“There is further a clear need to increase the resources allocated to the Western Cape which may not be addressed by centralising the deployment of POP through a national POP capacity. This is demonstrated as the decision to deploy this capacity would lie with the national commissioner.”

Railway safety

Fritz said that the bill fails to acknowledge that it is the primary responsibility of the SAPS to safeguard commuters on the railway system and at train stations.

This legal mandate is derived from legislation on the integration of the Railway Police into the SAPS in 1986.

“It is suggested that the following sub-section be added: (iv) the delivery of a visible policing function to safeguard rail commuters on rolling stock and at train stations,” said Fritz.

Government’s aim

In an explanation of the draft bill in September, Police minister Bheki Cele said the amendments are long overdue.

“While all officers are guided by Section 205 of the Constitution of the country, there was a need to bring this bill in line with the Constitution to ensure optimal policing within the current environment,” he said.

The police minister outlined some of the most important changes as follows:

The integrity of the SAPS – The amendments seek to address matters of vetting and integrity testing of those employed within the SAPS through lifestyle audits and conflict of interest. Those joining the service will also need to be subjected to processes to ensure the integrity of the organisation is maintained. Police recruits will be expected to also submit a buccal sample for DNA testing;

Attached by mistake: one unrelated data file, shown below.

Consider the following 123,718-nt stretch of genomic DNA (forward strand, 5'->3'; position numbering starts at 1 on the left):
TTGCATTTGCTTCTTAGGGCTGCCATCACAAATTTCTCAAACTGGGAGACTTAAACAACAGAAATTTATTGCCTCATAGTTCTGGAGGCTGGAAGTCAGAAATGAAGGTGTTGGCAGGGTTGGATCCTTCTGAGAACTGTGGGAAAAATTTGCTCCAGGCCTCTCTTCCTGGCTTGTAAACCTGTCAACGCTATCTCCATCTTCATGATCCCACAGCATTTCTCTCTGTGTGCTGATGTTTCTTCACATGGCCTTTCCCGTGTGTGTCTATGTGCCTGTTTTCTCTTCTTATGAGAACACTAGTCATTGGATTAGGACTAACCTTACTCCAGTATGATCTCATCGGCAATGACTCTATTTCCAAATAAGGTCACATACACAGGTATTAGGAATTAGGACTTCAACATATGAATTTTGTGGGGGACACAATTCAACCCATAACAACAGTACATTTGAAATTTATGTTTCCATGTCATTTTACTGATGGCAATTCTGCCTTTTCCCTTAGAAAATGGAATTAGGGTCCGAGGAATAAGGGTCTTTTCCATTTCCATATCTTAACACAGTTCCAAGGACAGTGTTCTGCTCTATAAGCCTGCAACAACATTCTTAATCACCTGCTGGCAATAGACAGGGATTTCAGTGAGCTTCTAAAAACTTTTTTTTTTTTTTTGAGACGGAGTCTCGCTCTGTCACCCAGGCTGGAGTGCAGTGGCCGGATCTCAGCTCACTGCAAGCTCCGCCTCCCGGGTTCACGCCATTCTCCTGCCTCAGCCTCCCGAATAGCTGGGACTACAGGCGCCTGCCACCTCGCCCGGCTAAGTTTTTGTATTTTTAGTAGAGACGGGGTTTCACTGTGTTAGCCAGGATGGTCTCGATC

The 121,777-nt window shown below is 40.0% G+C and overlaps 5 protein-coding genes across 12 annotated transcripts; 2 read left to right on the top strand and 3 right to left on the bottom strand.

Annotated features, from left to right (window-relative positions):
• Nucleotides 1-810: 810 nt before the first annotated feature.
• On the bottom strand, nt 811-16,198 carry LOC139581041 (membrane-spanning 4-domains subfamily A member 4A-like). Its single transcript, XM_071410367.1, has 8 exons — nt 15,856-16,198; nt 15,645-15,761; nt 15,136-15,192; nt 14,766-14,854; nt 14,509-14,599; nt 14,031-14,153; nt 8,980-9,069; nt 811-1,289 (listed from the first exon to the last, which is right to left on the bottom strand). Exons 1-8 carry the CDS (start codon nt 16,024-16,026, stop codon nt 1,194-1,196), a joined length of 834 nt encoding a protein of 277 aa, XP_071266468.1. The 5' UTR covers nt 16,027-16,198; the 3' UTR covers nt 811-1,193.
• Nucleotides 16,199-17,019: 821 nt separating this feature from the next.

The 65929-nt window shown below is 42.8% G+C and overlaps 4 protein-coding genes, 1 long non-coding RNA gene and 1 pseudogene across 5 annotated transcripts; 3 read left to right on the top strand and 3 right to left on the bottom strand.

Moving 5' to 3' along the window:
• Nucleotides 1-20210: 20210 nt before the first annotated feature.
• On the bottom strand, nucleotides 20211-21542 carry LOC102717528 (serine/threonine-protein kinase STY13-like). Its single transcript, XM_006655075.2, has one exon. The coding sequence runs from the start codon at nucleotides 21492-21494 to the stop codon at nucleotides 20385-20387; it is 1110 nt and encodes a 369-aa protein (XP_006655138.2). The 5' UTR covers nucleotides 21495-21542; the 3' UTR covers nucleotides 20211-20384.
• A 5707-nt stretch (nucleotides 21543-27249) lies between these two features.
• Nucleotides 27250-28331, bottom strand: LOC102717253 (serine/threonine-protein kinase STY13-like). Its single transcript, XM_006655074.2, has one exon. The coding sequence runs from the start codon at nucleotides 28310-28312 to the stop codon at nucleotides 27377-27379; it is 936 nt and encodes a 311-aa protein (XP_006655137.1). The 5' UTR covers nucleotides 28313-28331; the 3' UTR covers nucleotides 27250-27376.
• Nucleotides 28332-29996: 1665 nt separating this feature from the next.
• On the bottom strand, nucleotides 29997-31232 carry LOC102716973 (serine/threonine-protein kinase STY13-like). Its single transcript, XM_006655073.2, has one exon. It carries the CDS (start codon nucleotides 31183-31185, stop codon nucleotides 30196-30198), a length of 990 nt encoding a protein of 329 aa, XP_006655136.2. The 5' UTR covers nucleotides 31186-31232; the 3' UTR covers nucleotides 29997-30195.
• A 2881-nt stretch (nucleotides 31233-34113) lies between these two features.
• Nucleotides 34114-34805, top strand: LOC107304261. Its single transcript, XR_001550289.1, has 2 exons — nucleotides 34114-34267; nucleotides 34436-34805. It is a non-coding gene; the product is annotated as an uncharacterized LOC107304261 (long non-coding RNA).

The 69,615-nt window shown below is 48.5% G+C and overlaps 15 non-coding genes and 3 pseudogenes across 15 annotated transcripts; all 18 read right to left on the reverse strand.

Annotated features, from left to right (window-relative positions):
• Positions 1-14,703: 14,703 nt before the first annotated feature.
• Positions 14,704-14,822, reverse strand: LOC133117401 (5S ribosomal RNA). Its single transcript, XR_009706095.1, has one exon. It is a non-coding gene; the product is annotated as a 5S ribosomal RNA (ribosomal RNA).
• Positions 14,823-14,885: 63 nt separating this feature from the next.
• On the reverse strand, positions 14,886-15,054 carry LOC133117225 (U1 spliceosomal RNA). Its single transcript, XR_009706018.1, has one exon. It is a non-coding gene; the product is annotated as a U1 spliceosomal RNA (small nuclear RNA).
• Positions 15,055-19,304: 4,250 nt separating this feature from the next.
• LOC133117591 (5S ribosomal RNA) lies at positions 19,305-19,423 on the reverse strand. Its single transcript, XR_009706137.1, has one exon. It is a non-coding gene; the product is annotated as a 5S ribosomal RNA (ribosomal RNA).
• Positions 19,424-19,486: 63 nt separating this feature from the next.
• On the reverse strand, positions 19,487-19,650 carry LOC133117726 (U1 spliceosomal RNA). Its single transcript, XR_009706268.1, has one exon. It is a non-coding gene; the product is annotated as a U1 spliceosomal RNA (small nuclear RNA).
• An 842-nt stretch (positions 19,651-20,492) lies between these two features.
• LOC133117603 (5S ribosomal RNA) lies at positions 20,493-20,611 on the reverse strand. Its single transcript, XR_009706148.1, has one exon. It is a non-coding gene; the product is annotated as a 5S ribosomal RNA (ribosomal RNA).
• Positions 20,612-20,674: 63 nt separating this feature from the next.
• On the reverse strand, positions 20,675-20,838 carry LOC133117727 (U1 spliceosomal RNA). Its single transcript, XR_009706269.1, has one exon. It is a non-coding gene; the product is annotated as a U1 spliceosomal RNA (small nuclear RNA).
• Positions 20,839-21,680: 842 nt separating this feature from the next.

More powers for the minister – The act will empower the Minister of Police to make regulations for the roles, functions, duties and obligations, requirements for appointment and disciplinary matters of deputy national and divisional commissioners;

Regulation of community policing– The legislation will seek to enhance community policing and oversight of the Community Policing Forums over the police. The coordination between the police service and municipal police services needs to be improved in terms of the concept of single police service. It will enhance the framework for the establishment, powers, functions and control of municipal police services;

New rules around firearms – The amended bill will also give effect to the Farlam Commission recommendations. This includes the assurance that no automatic rifles may be used in crowd control, and that lethal force may not be used for protection of property only. The bill states that only whenever life and property is endangered simultaneously will the use of lethal force be warranted.
Cele said that the bill provides a way to improve relationships between the police service and the community by ensuring that police members deal with the public with dignity and respect the rights of the public, especially the rights of women, children and persons with disabilities.

“These amendments make room for accountability and discipline within the police service and I believe they will go a long way in ensuring that the SAPS better serves the people of this country whilst at the same time, boost the trust between communities and the men and women in blue,” he said.

Source: BusinessTech